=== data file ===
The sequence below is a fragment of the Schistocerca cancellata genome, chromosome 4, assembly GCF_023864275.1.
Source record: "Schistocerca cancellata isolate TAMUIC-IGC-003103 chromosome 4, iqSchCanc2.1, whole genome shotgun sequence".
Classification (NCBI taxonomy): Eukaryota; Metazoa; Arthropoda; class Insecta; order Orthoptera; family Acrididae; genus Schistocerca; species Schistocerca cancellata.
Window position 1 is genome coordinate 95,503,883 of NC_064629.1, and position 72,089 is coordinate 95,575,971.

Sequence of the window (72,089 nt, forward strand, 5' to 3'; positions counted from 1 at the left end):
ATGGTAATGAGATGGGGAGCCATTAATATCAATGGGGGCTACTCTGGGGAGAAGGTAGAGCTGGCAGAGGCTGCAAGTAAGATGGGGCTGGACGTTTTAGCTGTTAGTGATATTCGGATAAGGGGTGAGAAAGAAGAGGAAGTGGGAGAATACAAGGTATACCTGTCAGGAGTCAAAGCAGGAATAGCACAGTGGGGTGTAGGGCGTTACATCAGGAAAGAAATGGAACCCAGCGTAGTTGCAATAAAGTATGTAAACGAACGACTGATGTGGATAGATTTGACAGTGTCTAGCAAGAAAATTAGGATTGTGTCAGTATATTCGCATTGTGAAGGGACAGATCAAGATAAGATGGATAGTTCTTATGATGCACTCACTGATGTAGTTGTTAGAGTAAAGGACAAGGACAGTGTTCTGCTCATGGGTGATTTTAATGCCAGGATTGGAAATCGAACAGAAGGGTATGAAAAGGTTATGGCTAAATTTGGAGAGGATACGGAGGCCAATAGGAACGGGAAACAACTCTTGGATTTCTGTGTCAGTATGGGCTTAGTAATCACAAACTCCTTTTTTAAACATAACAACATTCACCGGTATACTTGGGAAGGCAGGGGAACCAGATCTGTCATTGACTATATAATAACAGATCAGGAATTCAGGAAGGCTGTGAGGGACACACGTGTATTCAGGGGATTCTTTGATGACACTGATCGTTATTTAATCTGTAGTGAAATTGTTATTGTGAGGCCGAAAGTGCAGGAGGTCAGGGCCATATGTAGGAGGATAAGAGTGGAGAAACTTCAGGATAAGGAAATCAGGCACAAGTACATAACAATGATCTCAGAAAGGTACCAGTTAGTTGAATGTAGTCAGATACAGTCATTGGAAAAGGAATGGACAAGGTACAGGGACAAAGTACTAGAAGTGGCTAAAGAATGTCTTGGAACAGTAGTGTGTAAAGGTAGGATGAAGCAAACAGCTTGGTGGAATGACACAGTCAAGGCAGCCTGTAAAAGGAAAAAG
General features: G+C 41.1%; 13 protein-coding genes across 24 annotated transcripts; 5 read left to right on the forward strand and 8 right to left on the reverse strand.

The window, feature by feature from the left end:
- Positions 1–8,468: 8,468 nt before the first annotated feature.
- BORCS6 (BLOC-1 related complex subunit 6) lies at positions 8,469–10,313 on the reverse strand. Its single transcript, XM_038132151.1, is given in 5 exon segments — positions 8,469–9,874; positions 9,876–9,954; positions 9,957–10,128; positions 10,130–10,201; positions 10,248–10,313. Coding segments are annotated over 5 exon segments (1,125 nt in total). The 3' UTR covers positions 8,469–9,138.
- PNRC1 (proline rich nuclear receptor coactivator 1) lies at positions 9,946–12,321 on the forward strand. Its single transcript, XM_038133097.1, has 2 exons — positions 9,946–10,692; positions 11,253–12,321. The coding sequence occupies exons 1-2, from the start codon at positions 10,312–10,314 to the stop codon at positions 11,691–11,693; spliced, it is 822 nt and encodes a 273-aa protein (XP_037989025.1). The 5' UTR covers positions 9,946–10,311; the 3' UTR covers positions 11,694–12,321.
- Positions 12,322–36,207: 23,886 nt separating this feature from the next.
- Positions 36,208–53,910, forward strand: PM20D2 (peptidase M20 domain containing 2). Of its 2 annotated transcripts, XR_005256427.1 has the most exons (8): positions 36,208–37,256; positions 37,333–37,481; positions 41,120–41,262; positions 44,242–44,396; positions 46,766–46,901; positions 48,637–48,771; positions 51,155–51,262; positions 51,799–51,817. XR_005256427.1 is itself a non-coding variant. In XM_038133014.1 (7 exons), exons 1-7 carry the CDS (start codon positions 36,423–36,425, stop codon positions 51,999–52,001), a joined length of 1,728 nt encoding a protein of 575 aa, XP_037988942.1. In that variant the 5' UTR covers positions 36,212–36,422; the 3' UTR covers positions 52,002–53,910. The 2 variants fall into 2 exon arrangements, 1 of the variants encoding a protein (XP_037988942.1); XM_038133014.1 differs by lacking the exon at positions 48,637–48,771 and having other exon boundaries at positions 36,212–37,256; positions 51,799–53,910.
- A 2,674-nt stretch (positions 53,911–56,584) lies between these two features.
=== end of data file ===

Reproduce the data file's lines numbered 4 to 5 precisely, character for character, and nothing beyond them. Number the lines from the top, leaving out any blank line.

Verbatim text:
Window position 1 is genome coordinate 95,503,883 of NC_064629.1, and position 72,089 is coordinate 95,575,971.

Sequence of the window (72,089 nt, forward strand, 5' to 3'; positions counted from 1 at the left end):